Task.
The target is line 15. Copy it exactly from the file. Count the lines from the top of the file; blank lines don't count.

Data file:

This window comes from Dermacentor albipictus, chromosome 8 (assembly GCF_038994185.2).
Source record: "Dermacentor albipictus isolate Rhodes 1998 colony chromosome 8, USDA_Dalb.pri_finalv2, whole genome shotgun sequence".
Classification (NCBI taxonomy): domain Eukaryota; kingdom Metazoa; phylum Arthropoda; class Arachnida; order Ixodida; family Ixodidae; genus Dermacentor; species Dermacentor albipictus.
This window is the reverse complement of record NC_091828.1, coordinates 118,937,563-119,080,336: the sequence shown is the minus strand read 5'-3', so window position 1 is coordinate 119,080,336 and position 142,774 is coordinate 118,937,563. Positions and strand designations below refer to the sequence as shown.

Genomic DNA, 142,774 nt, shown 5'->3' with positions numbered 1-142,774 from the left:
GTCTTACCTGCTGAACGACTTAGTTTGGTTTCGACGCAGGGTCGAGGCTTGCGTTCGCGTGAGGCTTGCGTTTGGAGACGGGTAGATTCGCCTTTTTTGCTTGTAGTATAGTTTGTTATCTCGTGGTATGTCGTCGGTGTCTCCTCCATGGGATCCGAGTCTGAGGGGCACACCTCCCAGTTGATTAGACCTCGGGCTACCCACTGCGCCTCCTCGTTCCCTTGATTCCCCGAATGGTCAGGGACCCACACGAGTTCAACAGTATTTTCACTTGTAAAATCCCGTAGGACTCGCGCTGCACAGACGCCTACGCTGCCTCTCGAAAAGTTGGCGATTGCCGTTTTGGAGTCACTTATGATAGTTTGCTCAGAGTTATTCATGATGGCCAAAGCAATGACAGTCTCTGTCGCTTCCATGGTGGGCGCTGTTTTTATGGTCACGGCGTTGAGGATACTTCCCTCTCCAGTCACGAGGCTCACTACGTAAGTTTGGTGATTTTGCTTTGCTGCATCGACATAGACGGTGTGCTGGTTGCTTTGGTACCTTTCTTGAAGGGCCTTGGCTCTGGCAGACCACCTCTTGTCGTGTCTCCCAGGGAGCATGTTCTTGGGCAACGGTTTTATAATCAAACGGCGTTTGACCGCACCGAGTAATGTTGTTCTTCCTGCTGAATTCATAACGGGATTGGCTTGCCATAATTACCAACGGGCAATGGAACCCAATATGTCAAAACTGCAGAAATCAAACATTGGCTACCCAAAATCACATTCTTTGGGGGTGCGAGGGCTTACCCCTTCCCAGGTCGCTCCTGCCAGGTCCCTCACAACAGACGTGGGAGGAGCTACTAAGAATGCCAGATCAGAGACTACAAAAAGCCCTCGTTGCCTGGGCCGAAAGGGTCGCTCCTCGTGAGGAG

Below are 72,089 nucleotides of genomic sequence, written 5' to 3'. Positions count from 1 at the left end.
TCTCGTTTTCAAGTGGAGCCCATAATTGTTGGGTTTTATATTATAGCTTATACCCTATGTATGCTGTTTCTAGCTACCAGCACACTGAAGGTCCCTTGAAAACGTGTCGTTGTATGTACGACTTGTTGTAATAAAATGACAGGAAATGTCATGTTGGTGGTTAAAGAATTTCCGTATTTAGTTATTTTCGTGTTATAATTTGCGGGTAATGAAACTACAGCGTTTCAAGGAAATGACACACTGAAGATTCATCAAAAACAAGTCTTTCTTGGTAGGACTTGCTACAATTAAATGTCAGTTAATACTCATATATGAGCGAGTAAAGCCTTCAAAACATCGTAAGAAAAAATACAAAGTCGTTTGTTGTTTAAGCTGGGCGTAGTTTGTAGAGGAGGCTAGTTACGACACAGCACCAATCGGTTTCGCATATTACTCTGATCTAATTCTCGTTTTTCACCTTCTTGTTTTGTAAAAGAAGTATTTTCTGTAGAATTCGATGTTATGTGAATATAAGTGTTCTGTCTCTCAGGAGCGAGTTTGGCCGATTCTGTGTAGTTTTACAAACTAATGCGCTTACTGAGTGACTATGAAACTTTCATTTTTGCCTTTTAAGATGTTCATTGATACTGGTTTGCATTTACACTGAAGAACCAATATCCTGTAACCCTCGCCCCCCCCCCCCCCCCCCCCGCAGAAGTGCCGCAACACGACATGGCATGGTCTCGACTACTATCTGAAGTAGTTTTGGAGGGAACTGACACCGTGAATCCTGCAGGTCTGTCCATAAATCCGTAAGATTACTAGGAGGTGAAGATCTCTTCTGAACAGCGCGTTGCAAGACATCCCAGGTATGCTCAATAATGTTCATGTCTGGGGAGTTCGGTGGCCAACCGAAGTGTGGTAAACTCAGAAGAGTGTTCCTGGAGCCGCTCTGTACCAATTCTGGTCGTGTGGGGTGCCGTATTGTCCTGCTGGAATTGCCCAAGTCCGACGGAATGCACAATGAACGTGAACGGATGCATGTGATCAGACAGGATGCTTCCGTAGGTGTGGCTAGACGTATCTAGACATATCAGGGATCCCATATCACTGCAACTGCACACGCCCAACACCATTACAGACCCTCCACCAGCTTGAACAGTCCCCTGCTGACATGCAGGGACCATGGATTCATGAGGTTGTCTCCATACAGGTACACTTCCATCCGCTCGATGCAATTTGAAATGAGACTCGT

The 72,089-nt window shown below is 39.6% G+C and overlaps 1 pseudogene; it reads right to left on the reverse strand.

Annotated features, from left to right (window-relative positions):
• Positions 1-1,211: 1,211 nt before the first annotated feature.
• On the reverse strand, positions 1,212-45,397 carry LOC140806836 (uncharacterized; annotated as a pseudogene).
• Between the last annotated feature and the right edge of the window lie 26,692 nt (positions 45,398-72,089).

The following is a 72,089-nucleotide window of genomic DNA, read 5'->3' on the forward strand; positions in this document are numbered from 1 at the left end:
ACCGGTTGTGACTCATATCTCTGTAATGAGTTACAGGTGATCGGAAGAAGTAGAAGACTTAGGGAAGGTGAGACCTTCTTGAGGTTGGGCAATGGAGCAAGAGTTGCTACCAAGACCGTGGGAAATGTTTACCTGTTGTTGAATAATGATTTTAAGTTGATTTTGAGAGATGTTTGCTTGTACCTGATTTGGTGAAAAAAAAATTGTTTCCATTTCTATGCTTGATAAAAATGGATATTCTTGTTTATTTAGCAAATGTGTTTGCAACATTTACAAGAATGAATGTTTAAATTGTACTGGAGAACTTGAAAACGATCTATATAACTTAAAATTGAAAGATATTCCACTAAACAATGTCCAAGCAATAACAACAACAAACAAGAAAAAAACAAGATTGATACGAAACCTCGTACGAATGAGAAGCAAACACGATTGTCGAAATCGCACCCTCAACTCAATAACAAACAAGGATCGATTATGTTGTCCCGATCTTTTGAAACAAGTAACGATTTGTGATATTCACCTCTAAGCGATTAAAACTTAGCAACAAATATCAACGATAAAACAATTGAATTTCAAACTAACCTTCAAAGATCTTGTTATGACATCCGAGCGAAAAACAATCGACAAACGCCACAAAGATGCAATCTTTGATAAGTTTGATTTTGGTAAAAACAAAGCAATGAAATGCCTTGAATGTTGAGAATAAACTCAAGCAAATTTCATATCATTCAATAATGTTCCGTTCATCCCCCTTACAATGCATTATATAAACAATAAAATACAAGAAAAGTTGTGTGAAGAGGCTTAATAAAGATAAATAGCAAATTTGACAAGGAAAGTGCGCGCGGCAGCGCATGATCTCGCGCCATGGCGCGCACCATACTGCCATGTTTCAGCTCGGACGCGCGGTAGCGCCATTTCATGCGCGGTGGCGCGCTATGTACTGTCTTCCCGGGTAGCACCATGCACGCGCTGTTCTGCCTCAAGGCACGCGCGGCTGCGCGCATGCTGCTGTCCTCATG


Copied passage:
ACCGGTTGTGACTCATATCTCTGTAATGAGTTACAGGTGATCGGAAGAAGTAGAAGACTTAGGGAAGGTGAGACCTTCTTGAGGTTGGGCAATGGAGCAAGAGTTGCTACCAAGACCGTGGGAAATGTTTACCTGTTGTTGAATAATGATTTTAAGTTGATTTTGAGAGATGTTTGCTTGTACCTGATTTGGTGAAAAAAAAATTGTTTCCATTTCTATGCTTGATAAAAATGGATATTCTTGTTTATTTAGCAAATGTGTTTGCAACATTTACAAGAATGAATGTTTAAATTGTACTGGAGAACTTGAAAACGATCTATATAACTTAAAATTGAAAGATATTCCACTAAACAATGTCCAAGCAATAACAACAACAAACAAGAAAAAAACAAGATTGATACGAAACCTCGTACGAATGAGAAGCAAACACGATTGTCGAAATCGCACCCTCAACTCAATAACAAACAAGGATCGATTATGTTGTCCCGATCTTTTGAAACAAGTAACGATTTGTGATATTCACCTCTAAGCGATTAAAACTTAGCAACAAATATCAACGATAAAACAATTGAATTTCAAACTAACCTTCAAAGATCTTGTTATGACATCCGAGCGAAAAACAATCGACAAACGCCACAAAGATGCAATCTTTGATAAGTTTGATTTTGGTAAAAACAAAGCAATGAAATGCCTTGAATGTTGAGAATAAACTCAAGCAAATTTCATATCATTCAATAATGTTCCGTTCATCCCCCTTACAATGCATTATATAAACAATAAAATACAAGAAAAGTTGTGTGAAGAGGCTTAATAAAGATAAATAGCAAATTTGACAAGGAAAGTGCGCGCGGCAGCGCATGATCTCGCGCCATGGCGCGCACCATACTGCCATGTTTCAGCTCGGACGCGCGGTAGCGCCATTTCATGCGCGGTGGCGCGCTATGTACTGTCTTCCCGGGTAGCACCATGCACGCGCTGTTCTGCCTCAAGGCACGCGCGGCTGCGCGCATGCTGCTGTCCTCATG